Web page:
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Wobble/Vibration at rear wheel

3168 Views 12 Replies 7 Participants Last post by  badassjake
When you hear hoofbeats expect horses not zebras. First thing I would check is tire balance.
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Could be a few links stuck together. Don't have a really good way of explaining. ___/\_____ sort of like that.
Hi all,
yesterday I noticed a wobble through my footpegs, it seems to be coming from the rear of the bike, like the wheel or chain.
It's not a wobble like the bike itself is wobbling, but a part is.

I put the bike up on the rearstand, and just let it run in 1st gear.
I can feel a little wobble every couple seconds, I think it's the chain, as i can see the plastic chain guard/slider on the swingarm moving side to side a big (the one the chain slides along right at the front of the swingarm)

Tightness on the chain seems fine, it also seems to be lubed OK.
It's got almost 13,000km on it.

Any ideas what could be causing this?
Since you were still getting it with the rear off the ground, it doesn't sound like a wheel prob. How about maybe a worn sprocket? It'd probably happen more than every couple of seconds if that was the case though. Might be a good excuse to switch to a 520 chain combo though [8D]

Just my thoughts, but I'm no mechanic.
Did somebody chime???

Elimate the obvious, wheel balance.........
My first thought would be, as stated (Nexus), tight links...aka tight spot in the chain.

Spin the wheel by hand slowly and feel for the possible tightness.

Wheel balance is often the culprit for this sort of thing. I would also suggest doing it 'right'. Nearly everyone mounts the tire improperly, including the dealers and professional shops. It's nothing but an old bad habit. I'll bet you'll find that the yellow dot on your tires is lined up next to the tire valve. The wheel should first be placed on the balancer (before mounting the tire) to find out exactly where the 'true' heavy spot really is. When you have done this as many times as I have you'll discover the the tire valve has nothing to do with it. I often find the tire valve to be the lightest spot, so most mechanics would be installing the tire's light spot right next to the wheel's lightest spot. Actually, the worst situation is when they're off by about 90 degrees. This typically results in a problem like you describe, even when the 'assembly' balances just fine. I have often had customes complain about a noticable wobble right after getting a new tire. You guessed it, the yellow dot is right next to the valve. Re-mounting and doing it right makes a big difference. Just something else to keep in mind.
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So Dave.......What does the yellow dot represent?

Why do the manufactures put it there?......Naturally, one would assume a light spot.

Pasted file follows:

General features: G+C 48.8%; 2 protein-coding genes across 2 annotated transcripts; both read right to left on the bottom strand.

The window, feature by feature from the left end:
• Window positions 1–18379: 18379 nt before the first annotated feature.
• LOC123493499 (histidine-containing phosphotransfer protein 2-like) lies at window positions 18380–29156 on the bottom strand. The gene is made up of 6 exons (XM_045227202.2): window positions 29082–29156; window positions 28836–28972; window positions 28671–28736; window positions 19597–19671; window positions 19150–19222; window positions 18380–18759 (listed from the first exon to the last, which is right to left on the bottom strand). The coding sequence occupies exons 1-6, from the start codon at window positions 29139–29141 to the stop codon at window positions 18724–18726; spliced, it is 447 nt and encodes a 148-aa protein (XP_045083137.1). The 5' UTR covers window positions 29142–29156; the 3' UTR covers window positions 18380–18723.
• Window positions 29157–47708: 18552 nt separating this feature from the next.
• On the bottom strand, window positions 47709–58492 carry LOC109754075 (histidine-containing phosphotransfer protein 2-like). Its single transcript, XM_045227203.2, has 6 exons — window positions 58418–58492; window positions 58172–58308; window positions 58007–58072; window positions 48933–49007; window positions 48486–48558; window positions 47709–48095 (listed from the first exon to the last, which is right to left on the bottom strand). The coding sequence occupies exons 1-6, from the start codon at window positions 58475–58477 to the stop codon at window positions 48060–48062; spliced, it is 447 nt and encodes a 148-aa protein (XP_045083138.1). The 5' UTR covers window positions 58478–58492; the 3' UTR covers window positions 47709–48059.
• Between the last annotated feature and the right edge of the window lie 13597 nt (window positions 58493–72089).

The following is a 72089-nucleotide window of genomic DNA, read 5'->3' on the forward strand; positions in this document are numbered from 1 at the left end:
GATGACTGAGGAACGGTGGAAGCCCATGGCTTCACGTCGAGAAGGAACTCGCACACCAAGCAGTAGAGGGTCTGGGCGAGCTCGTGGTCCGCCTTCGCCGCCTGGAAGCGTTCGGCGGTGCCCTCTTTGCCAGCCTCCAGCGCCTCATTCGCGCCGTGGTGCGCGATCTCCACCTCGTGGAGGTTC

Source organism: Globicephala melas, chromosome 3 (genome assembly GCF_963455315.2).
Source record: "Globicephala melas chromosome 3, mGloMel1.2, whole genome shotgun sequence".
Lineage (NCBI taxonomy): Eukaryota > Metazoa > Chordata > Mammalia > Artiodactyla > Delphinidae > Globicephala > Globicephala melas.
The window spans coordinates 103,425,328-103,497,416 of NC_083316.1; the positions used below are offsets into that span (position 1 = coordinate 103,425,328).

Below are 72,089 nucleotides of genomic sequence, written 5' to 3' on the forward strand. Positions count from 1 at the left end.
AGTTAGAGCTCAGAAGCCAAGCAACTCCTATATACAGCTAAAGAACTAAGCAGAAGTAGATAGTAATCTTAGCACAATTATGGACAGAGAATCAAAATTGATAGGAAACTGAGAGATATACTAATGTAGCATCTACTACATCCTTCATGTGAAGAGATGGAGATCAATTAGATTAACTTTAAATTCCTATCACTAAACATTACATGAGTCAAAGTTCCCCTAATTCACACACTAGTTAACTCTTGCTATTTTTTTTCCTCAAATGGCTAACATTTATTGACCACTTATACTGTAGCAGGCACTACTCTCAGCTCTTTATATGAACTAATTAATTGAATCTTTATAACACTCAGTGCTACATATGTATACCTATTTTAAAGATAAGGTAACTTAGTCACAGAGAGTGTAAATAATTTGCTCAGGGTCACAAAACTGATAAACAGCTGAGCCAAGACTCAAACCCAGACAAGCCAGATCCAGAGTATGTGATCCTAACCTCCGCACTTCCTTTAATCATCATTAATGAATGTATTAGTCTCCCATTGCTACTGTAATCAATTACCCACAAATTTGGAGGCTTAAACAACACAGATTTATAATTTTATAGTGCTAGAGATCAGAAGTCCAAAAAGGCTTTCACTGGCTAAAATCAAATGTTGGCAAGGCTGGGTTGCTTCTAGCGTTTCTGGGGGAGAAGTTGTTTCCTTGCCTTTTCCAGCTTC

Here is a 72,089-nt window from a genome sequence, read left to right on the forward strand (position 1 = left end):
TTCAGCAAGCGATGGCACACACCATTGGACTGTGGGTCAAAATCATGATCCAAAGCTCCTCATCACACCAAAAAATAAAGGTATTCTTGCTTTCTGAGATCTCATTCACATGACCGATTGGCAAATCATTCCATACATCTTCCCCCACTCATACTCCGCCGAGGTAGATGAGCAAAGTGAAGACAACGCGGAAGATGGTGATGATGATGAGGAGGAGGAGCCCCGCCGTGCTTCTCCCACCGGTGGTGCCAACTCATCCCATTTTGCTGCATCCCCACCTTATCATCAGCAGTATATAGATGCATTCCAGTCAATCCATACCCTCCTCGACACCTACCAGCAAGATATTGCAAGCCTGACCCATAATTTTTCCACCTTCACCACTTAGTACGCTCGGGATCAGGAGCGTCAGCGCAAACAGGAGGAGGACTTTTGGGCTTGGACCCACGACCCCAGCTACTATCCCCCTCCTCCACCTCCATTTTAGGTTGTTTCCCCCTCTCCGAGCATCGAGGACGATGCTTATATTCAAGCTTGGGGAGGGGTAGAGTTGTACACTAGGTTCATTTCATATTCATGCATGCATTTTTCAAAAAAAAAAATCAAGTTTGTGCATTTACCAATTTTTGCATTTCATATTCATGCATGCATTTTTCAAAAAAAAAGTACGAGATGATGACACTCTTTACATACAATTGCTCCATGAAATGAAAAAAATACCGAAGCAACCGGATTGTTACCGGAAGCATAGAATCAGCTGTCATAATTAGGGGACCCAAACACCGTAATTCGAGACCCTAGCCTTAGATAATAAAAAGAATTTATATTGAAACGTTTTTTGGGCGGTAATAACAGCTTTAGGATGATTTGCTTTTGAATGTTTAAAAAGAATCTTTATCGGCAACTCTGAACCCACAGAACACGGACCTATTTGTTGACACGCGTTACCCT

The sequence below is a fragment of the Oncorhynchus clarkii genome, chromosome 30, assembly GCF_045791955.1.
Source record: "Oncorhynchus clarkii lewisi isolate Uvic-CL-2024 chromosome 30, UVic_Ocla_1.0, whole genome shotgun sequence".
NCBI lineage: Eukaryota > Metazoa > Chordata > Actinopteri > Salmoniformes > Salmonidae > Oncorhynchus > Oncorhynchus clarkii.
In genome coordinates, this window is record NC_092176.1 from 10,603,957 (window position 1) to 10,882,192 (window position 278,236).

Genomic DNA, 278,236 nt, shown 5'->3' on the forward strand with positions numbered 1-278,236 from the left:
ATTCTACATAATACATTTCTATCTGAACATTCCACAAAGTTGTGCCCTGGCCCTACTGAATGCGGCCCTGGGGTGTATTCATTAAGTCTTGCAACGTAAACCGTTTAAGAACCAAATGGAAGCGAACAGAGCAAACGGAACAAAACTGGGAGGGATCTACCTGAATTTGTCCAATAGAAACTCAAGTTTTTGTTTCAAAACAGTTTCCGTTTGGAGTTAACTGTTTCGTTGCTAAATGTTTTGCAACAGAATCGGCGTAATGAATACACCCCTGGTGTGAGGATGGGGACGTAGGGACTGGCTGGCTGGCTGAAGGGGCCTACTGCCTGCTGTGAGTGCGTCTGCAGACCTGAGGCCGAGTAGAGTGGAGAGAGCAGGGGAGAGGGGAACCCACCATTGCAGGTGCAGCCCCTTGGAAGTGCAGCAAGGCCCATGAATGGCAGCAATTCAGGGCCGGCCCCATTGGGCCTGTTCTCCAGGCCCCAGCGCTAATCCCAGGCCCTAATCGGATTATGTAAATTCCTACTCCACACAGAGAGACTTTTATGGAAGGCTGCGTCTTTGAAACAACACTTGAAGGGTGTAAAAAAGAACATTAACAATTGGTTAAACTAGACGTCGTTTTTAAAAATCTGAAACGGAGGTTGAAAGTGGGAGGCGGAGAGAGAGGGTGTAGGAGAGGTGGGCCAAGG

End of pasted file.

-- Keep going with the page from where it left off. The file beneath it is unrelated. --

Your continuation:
So you balance the rim first, then balance a second time for the tire balance on the balanced rim.


well the wheel has been on for a couple thousand KM's now, and this problem just developed this week.
I'll check the balance, but I'm thinking it's chain, since it does not do the little shake every tire rotation, it's intermittent.
It sounds to me like the wheel may be out of alignment, not balance. Did you recently tighten your chain? If so, make sure both sides of your axle are lined up with the swingarm marks. The chain going back and forth as you said earlier would be a symptom of an out of alignment wheel. Put it back up on the stand and put it in fifth or sixth gear and stand back and watch the wheel for any side to side swaying.
I think you've got the right idea, but your terminology is a bit inaccurate. You're not actually balancing the wheel but only placing it on a balancer to find the heavy spot. Don't balance it though, just mark the spot. The yellow spot does indeed identify the tire's light spot. Some tires use red dots while others don't provide the information and others still are perfectly balanced and therefore have no marking at all (Michelin)
Cool Dave,

Normally, (at the shop)when I balance a tire,all is well. On occasion there comes in an older machine(GPZ,GS,etc.),with a wheel that seems to take more than usual wheel weights to bring er around. Naturally I assumed that there was a heavy cast for the rim.

Most newer ones seem to take no weight or 7-10g.
I do recall, in memory,a friend of mine that used to race say that there were some guys at the track that just balanced their rims to save time for tire swaps during the race days events.

A subtle thing, rim weight, but easily over looked.

One question, I noticed a rim the other day on a sport bike that had weights in two completely different spots(say 12 and 4 oclock)(not race balanced )....what gives with this?

I've never had to do this.

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I check the wheel balance every time I mount a tire. I have not come across any where the heavy spot wasn't at or near the valve stem.

You can balance a tire by splitting the weight. Find the amount of weight that will balance the tire then take that amount of weight and place it 60 degrees on either side of the light spot. It will run smoother and you can make a fine adjustment by altering the angle. Narrowing the angle has the effect of increasing the weight, widening the angle decreases the weight. This might be what you saw.
Makes sense........would there not be more room for error and fustration in this said method?

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